When disruption becomes a distraction

This is a viewpoint by Ritchie Brett, strategist at experience design studio 383.

The way we’ve come to use the term ‘disruption’ in recent years has in many ways become a distraction. The fact is, when we talk about ‘disruptive’ organisations, we are often actually talking about organisations that have found a better way to serve customers.

Taking this further, the term ‘disruption’ is almost interchangeable with ‘new digital technology’. This leads us to a backwards function-follows-form scenario. While tech is most likely the answer, taking a tech-first approach often leads to distraction.

Before we identify a solution, we need to fully understand the problem: the frictions in a customer’s journey, the things that cause stress and impact their experience. The three key steps to disruption is the same in the travel and hospitality sector as it is across any other vertical. You have to:

  1. Identify the customer
  2. Identify customer frictions
  3. Move quickly to address those frictions

The historic lay of the land

The days of visiting a physical travel agency to book a vacation are not that far behind us and many of us can still vividly recall the experience: from entering the premises and being surrounded by glossy brochures, to carrying armfuls of catalogues for inspiration, having conversations with real staff and tasking them to find your dream escape. For the discerning travellers among us, the process could take several weeks, with more calls and additional visits to the agency.

It’s important for today’s innovators to identify these pinch points – and so, whether you recall the travel journey back then or not, here’s a reminder of what it used to look like:

 

The advent of the internet provided a route to change this. But this happened because businesses used the technology to address users frictions, not by virtue of the technology existing.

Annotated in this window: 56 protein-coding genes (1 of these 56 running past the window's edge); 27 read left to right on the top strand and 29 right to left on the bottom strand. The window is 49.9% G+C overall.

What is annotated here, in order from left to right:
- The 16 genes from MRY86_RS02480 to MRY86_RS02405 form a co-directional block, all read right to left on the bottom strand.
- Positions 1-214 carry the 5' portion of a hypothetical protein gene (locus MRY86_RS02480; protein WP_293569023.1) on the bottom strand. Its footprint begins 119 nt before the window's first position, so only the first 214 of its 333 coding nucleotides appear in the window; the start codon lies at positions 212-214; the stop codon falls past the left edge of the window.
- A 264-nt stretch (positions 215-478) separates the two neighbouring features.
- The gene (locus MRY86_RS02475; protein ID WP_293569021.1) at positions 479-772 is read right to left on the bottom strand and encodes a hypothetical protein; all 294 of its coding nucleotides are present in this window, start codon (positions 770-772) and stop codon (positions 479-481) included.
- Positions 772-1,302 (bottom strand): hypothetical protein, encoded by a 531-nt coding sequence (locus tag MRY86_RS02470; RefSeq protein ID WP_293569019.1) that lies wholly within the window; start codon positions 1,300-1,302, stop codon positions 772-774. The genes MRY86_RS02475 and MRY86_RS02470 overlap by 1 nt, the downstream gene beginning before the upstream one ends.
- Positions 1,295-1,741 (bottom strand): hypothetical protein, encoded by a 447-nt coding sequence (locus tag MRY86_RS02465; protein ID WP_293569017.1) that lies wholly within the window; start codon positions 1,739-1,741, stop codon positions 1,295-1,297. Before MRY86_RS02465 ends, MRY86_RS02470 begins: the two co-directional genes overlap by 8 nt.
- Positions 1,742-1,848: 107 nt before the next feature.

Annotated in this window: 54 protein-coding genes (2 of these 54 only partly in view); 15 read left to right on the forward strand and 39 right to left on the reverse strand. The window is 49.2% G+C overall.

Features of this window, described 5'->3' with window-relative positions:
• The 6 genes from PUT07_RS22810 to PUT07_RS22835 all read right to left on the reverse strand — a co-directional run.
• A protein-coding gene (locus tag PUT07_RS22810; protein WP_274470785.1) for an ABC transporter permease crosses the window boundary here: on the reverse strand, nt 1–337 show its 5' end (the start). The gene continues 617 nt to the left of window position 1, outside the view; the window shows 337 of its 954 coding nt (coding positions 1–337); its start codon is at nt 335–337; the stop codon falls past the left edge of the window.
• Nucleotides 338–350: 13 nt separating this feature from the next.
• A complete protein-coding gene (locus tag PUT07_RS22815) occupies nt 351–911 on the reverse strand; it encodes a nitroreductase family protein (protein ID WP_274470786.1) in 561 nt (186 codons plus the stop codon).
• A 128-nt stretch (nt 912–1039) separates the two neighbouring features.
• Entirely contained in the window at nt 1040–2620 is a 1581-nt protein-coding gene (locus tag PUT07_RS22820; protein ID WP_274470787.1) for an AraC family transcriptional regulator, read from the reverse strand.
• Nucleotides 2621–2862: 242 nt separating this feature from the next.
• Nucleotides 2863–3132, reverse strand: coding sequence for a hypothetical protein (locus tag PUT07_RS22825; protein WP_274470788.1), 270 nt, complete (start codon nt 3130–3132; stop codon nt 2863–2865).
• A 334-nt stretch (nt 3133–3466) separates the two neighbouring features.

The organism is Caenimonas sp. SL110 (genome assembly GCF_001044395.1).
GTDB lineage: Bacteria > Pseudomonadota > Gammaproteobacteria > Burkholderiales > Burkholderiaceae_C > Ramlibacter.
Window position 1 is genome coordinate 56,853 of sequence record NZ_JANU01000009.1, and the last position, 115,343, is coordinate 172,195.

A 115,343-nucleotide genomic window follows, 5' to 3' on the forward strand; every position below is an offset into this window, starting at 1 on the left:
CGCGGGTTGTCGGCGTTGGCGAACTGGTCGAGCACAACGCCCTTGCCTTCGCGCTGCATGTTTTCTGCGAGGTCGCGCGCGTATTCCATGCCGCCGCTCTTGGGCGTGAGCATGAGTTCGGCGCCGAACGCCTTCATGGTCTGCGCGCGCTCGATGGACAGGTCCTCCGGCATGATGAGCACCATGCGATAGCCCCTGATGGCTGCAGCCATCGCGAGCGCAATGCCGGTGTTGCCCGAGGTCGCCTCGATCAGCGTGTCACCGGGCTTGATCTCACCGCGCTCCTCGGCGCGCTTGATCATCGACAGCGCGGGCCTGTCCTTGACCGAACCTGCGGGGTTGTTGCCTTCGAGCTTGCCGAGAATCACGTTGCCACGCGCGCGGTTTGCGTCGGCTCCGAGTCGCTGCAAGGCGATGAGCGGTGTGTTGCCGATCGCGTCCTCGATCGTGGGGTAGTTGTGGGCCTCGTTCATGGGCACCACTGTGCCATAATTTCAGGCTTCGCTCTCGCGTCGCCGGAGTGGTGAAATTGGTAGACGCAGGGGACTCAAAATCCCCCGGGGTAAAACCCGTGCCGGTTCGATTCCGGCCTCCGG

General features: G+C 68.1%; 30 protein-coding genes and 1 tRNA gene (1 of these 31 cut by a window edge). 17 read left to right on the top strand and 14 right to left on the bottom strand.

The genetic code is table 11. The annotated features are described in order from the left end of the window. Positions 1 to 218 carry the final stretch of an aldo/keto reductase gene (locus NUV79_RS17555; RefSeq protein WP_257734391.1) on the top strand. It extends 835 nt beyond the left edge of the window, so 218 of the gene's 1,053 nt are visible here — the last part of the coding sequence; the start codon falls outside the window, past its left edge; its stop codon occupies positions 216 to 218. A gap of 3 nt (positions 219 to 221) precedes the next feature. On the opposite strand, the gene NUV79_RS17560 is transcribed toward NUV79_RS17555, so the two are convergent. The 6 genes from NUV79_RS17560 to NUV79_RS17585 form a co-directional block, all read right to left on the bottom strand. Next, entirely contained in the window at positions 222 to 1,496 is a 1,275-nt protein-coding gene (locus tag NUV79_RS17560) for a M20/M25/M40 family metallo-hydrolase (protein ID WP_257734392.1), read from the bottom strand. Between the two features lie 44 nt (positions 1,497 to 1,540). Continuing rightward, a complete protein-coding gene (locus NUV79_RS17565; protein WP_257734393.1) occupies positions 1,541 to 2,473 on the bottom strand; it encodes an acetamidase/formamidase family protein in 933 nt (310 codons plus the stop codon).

This why solutions in the table focus on addressing the frictions and not, at this stage, the detail of how.

Those organisations who became the first wave of OTAs understood these customer frictions, then leveraged new technology to change and improve the experience to lessen or remove those frictions entirely.

The friction challenge

The challenge for any business is that customer friction, as with expectations, are fluid, they’re relative and influenced by factors outside of organisational control. They’re social, political, physical, psychological, emotional, economic and technological.

Often shifts in customer attitudes are born out of things happening in other seemingly unrelated sectors and markets where new expectations around the speed of delivery or customer service, for example, are redefined.

Change the curve

So if the curve is always changing, how can you stay ahead of it? Or even better how do you change the curve? How do you become the disrupter instead of the disrupted?

Let’s look at large international hotel companies, which we’ll call ‘the incumbent’.